Project description:BACKGROUD:Foliicolous algae are a common occurrence in tropical forests. They are referable to a few simple morphotypes (unicellular, sarcinoid-like or filamentous), which makes their morphology of limited usefulness for taxonomic studies and species diversity assessments. The relationship between algal community and their host phyllosphere was not clear. In order to obtain a more accurate assessment, we used single molecule real-time sequencing of the 18S rDNA gene to characterize the eukaryotic algal community in an area of South-western China. RESULT:We annotated 2922 OTUs belonging to five classes, Ulvophyceae, Trebouxiophyceae, Chlorophyceae, Dinophyceae and Eustigmatophyceae. Novel clades formed by large numbers sequences of green algae were detected in the order Trentepohliales (Ulvophyceae) and the Watanabea clade (Trebouxiophyceae), suggesting that these foliicolous communities may be substantially more diverse than so far appreciated and require further research. Species in Trentepohliales, Watanabea clade and Apatococcus clade were detected as the core members in the phyllosphere community studied. Communities from different host trees and sampling sites were not significantly different in terms of OTUs composition. However, the communities of Musa and Ravenala differed from other host plants significantly at the genus level, since they were dominated by Trebouxiophycean epiphytes. CONCLUSION:The cryptic diversity of eukaryotic algae especially Chlorophytes in tropical phyllosphere is very high. The community structure at species-level has no significant relationship either with host phyllosphere or locations. The core algal community in tropical phyllopshere is consisted of members from Trentepohliales, Watanabea clade and Apatococcus clade. Our study provided a large amount of novel 18S rDNA sequences that will be useful to unravel the cryptic diversity of phyllosphere eukaryotic algae and for comparisons with similar future studies on this type of communities.
Project description:BACKGROUND:The phyllosphere is an important microbial habitat, but our understanding of how plant hosts drive the composition of their associated leaf microbial communities and whether taxonomic associations between plants and phyllosphere microbes represent adaptive matching remains limited. In this study, we quantify bacterial functional diversity in the phyllosphere of 17 tree species in a diverse neotropical forest using metagenomic shotgun sequencing. We ask how hosts drive the functional composition of phyllosphere communities and their turnover across tree species, using host functional traits and phylogeny. RESULTS:Neotropical tree phyllosphere communities are dominated by functions related to the metabolism of carbohydrates, amino acids, and energy acquisition, along with environmental signalling pathways involved in membrane transport. While most functional variation was observed within communities, there is non-random assembly of microbial functions across host species possessing different leaf traits. Metabolic functions related to biosynthesis and degradation of secondary compounds, along with signal transduction and cell-cell adhesion, were particularly important in driving the match between microbial functions and host traits. These microbial functions were also evolutionarily conserved across the host phylogeny. CONCLUSIONS:Functional profiling based on metagenomic shotgun sequencing offers evidence for the presence of a core functional microbiota across phyllosphere communities of neotropical trees. While functional turnover across phyllosphere communities is relatively small, the association between microbial functions and leaf trait gradients among host species supports a significant role for plant hosts as selective filters on phyllosphere community assembly. This interpretation is supported by the presence of phylogenetic signal for the microbial traits driving inter-community variation across the host phylogeny. Taken together, our results suggest that there is adaptive matching between phyllosphere microbes and their plant hosts. Video abstract.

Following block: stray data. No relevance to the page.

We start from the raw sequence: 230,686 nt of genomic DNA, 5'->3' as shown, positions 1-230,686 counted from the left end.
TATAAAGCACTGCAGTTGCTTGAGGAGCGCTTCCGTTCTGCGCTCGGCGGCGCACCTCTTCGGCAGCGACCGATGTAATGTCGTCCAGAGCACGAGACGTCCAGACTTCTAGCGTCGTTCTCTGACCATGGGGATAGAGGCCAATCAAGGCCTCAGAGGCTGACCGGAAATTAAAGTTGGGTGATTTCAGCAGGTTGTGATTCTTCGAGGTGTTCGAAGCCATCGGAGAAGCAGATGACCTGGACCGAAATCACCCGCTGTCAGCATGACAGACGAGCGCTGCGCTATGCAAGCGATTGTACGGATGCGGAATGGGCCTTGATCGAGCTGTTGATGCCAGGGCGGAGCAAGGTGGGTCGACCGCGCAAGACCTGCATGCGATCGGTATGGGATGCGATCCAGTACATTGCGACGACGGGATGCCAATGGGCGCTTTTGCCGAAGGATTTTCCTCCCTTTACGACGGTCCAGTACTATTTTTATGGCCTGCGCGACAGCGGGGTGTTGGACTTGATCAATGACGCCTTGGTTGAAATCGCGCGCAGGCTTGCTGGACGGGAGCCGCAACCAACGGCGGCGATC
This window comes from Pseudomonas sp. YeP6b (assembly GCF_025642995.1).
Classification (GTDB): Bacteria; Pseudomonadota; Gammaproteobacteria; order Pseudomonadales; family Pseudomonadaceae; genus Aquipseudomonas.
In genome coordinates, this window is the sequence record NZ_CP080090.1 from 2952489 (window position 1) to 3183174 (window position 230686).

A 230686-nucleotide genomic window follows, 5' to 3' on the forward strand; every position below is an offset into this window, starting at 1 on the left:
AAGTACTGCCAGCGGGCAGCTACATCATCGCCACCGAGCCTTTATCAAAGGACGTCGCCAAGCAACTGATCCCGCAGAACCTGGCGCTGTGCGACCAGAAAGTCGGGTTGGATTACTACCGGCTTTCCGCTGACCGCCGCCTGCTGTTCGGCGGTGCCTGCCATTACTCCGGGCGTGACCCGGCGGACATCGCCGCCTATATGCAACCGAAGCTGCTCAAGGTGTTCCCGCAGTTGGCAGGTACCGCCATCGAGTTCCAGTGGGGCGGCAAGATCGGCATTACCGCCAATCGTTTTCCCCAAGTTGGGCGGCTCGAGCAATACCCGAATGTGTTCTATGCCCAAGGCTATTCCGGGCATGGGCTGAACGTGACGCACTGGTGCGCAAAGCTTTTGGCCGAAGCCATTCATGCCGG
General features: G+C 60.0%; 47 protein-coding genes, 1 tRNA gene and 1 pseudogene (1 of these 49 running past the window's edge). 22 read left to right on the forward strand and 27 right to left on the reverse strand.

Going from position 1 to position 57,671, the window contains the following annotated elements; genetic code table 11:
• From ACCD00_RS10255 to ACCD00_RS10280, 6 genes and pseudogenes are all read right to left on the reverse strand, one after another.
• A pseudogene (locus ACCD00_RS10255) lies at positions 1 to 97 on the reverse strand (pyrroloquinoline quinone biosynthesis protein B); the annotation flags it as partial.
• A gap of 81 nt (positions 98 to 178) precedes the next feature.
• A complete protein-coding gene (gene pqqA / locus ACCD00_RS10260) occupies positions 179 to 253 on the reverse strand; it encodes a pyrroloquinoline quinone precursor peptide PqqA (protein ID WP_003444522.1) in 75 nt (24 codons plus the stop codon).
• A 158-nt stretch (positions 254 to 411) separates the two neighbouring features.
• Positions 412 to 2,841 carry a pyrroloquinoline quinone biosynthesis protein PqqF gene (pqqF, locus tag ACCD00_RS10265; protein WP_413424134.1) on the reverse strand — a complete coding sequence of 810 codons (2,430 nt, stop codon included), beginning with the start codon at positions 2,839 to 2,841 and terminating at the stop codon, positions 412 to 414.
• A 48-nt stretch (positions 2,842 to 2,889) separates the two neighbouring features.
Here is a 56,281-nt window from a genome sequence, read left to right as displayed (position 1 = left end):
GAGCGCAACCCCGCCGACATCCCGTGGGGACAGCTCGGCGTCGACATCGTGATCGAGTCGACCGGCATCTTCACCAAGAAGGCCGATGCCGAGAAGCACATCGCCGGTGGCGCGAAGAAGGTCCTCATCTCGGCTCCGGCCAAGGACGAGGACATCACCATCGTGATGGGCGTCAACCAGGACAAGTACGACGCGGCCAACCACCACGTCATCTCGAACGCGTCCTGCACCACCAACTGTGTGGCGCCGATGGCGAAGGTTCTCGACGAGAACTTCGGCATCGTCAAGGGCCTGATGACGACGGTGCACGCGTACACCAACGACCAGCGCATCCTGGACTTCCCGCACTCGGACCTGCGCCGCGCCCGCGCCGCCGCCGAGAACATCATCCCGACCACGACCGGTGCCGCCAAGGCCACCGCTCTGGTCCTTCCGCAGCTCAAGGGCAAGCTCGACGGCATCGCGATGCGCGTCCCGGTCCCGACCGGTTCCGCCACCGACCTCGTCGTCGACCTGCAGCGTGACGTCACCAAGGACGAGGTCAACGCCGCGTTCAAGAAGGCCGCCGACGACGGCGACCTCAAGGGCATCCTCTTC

Project description:The phyllosphere--the aerial surfaces of plants, including leaves--is a ubiquitous global habitat that harbors diverse bacterial communities. Phyllosphere bacterial communities have the potential to influence plant biogeography and ecosystem function through their influence on the fitness and function of their hosts, but the host attributes that drive community assembly in the phyllosphere are poorly understood. In this study we used high-throughput sequencing to quantify bacterial community structure on the leaves of 57 tree species in a neotropical forest in Panama. We tested for relationships between bacterial communities on tree leaves and the functional traits, taxonomy, and phylogeny of their plant hosts. Bacterial communities on tropical tree leaves were diverse; leaves from individual trees were host to more than 400 bacterial taxa. Bacterial communities in the phyllosphere were dominated by a core microbiome of taxa including Actinobacteria, Alpha-, Beta-, and Gammaproteobacteria, and Sphingobacteria. Host attributes including plant taxonomic identity, phylogeny, growth and mortality rates, wood density, leaf mass per area, and leaf nitrogen and phosphorous concentrations were correlated with bacterial community structure on leaves. The relative abundances of several bacterial taxa were correlated with suites of host plant traits related to major axes of plant trait variation, including the leaf economics spectrum and the wood density-growth/mortality tradeoff. These correlations between phyllosphere bacterial diversity and host growth, mortality, and function suggest that incorporating information on plant-microbe associations will improve our ability to understand plant functional biogeography and the drivers of variation in plant and ecosystem function.